How is Your FICO Score Determined?

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Megan Foukes is a recent graduate from Indiana University who graduated with a bachelor’s in journalism. Megan works as a content writer for Auto Credit Express and contributes to several automotive and finance blogs.


, - January 5, 2018

It’s helpful to learn the factors that determine a person’s FICO score before applying for an auto loan.

What’s in a FICO Score?

The FICO score is the most commonly used credit scoring system for auto loans. A person’s FICO score is determined using information from their credit reports. There are five main things that go into someone’s score:

  • Payment History: 35% – The most important credit scoring factor looks at borrowers' track record with past payments. Lenders look to see if a borrower has been consistent with payments on loans, credit cards, mortgages, and more.
  • Amount Owed: 30% – Lenders want to see how much debt a borrower has across their credit accounts. A big part of this factor is a consumer's credit utilization ratio – a person's credit card balances compared to their card limits. Using a high percentage of available credit can be seen as red flag.
  • Length of Credit History: 15% – A consumer's credit history pertains to how long accounts have been open, how long it's been since accounts have been used, and the average age of all accounts. Lenders want to see if and how long a borrower's been able to handle credit in the past. Borrowers with shorter credit histories can still have good FICO scores.
  • New Credit: 10% – FICO scores consider how many and how long since a consumer has opened new credit accounts. The same goes for hard inquiries on their credit reports. Lenders don't like to see several recent inquiries and/or new accounts because it makes it harder to asses risk.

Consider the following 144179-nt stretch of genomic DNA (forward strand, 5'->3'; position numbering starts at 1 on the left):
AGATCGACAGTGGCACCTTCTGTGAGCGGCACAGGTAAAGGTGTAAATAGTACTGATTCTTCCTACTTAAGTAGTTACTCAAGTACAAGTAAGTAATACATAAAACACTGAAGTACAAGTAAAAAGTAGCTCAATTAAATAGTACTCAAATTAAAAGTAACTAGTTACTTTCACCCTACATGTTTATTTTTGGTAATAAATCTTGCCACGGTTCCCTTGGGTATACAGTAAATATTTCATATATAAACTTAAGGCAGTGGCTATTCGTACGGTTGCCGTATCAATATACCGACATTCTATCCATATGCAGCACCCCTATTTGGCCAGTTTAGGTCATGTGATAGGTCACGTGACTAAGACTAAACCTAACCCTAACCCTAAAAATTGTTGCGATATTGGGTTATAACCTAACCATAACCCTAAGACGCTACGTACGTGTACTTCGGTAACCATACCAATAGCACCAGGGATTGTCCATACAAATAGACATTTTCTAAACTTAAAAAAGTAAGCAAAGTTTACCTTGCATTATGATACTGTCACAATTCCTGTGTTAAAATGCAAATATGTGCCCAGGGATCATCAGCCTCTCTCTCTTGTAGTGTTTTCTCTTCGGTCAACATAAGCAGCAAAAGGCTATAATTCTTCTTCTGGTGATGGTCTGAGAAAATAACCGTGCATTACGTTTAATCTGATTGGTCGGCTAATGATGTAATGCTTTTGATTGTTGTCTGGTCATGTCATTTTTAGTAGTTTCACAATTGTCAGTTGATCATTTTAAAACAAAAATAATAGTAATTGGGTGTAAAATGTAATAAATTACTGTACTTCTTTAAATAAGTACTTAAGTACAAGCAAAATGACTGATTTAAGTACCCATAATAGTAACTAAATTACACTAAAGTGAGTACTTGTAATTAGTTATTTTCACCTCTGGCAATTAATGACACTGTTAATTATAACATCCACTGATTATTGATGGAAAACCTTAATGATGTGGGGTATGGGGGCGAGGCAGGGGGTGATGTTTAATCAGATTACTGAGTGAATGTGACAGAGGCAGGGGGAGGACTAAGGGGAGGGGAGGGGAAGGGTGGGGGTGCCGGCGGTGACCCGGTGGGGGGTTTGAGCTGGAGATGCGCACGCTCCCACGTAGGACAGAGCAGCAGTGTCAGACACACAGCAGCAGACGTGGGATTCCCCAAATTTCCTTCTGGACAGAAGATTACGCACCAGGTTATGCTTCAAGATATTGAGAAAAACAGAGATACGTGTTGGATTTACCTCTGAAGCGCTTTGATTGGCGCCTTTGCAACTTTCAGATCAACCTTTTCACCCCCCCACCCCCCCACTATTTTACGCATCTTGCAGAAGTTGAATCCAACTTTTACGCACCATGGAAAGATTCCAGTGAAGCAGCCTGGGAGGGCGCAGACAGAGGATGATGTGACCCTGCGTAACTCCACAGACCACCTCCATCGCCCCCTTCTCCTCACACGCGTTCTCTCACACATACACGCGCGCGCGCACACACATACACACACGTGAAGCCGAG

• Mix of Credit: 10% – Credit scores consider what types of credit accounts a person has between revolving credit (credit cards) and installment credit (loans, mortgages). Lenders like to see a borrower be able to handle a diverse mix of credit.

As for the number, FICO scores range from 300 to 850. Credit scores influence what interest rate someone qualifies for. The following is an outline of typical credit score ranges:

  • Excellent: 750 and above
  • Good: 700 to 749
  • Fair: 650 to 699
  • Poor: 550 to 649
  • Bad: 550 and under

Consumers with higher credit scores are able to qualify for better interest rates. That’s not to say that low or bad credit will shut someone out, it’ll just take more legwork and time. Here at CarsDirect, we want to help people in all different credit situations find financing for their next vehicle.

Keeping Up with Your Score

Maintaining your FICO score at a good number makes it easier to qualify for auto loans. But, things can happen, and sometimes it isn’t easy to get your score back up. If you find yourself with less than perfect credit and need a new vehicle, CarsDirect wants to help.

We've teamed up with a national network of car dealers that know how to handle challenging credit situations. Use our free service, and we'll connect you with a local dealership that wants to help. Get started by filling out our fast and secure car loan request form today.

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Megan Foukes is a recent graduate from Indiana University who graduated with a bachelor’s in journalism. Megan works as a content writer for Auto Credit Express and contributes to several automotive and finance blogs.


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